from Wiktionary, Creative Commons Attribution/Share-Alike License
- adj. Of or stating the characteristic feature of a proposition that is necessary (or impossible), perfectly certain (or inconceivable) or incontrovertibly true (or false).
from the GNU version of the Collaborative International Dictionary of English
- adj. Self-evident; intuitively true; evident beyond contradiction.
from The Century Dictionary and Cyclopedia
- n. etc. See apodictic, etc.
from WordNet 3.0 Copyright 2006 by Princeton University. All rights reserved.
- adj. of a proposition; necessarily true or logically certain
For geometrical principles are always apodeictic, that is, united with the consciousness of their necessity, as: "Space has only three dimensions."
I believed it was apodeictic that Collins was not as well known, but it appears I was embrangled.
It is apodeictic that the caliginosity of the agrestic embrangle periapts with mansuetude.
The contrast should rather be seen as one between apodeictic certainty (about intelligible matters) and plausibility  (about empirical matters).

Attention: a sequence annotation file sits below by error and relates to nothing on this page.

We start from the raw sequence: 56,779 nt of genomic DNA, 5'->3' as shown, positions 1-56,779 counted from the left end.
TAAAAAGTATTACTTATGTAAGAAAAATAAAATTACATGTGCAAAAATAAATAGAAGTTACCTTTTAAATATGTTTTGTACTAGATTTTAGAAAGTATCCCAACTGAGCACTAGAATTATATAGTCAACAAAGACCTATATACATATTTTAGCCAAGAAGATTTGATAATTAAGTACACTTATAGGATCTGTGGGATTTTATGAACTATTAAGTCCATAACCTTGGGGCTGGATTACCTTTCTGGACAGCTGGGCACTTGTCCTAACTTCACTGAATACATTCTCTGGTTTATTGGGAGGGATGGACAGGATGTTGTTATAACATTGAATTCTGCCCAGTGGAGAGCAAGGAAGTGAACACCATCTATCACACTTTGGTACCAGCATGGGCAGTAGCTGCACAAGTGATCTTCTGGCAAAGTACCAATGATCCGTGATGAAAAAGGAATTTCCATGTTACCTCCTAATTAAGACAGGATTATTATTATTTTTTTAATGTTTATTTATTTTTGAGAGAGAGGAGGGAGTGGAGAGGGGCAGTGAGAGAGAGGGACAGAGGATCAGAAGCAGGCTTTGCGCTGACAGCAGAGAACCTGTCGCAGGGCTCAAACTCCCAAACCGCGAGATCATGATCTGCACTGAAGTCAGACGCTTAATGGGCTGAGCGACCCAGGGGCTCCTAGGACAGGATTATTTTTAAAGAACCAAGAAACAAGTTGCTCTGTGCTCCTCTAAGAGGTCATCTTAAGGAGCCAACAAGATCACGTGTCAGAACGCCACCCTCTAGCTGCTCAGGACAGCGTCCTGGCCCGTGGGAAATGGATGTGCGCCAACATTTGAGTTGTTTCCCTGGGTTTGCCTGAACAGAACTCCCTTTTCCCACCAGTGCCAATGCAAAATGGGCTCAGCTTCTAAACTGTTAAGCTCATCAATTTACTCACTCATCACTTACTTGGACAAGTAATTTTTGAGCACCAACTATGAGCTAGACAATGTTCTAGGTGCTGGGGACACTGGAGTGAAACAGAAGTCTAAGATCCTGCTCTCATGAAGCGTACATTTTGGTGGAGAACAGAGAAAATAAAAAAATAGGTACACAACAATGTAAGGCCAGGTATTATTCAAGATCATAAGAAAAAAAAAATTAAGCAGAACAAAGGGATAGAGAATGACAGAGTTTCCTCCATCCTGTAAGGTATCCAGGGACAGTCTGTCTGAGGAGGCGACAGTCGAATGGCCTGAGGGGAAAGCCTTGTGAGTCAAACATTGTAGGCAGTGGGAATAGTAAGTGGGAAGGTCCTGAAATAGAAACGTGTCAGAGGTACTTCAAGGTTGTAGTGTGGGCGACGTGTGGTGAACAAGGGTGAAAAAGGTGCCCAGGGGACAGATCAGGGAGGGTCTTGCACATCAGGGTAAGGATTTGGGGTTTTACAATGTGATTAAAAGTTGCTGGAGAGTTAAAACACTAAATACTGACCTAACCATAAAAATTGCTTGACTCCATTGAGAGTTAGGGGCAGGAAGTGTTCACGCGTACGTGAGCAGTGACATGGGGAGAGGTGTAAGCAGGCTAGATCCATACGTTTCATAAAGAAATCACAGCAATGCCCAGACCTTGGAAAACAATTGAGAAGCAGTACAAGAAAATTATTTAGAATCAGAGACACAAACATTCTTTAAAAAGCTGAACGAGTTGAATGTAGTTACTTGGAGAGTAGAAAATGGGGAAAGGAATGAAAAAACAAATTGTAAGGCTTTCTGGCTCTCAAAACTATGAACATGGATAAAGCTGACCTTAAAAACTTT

One implication of the unending nature of the interpretation of appearances through infinite sequences of signs is that Peirce can be no type of epistemological foundationalist or believer in absolute or apodeictic knowledge.
It is apodeictic that, while perhaps obscure, words like "skirr" and "periapt" serve uniquely expressive purposes and cannot be subrogated by other, more commonplace words.
Chomskyans typically take this point, conceding that the argument from the poverty of the stimulus is not apodeictic.
Logic, or Analytic, as the theory or method of arriving at true or apodeictic conclusions; and (2) Dialectic as the method of arriving at conclusions that are accepted or pass current as true, [Greek: endoxa] probabilia; conclusions in regard to which it is not taken for granted that they are false, and also not taken for granted that they are true in themselves, since that is not the point.
It is understood that a combination of assertory or of apodeictic premises may warrant an assertory or an apodeictic conclusion; but that if we combine either of these with a problematic premise our conclusion becomes problematic; whilst the combination of two problematic premises gives a conclusion less certain than either.
When we add further that, unless we deny that the notion of morality has any truth or reference to any possible object, we must admit that its law must be valid, not merely for men but for all rational creatures generally, not merely under certain contingent conditions or with exceptions but with absolute necessity, then it is clear that no experience could enable us to infer even the possibility of such apodeictic laws.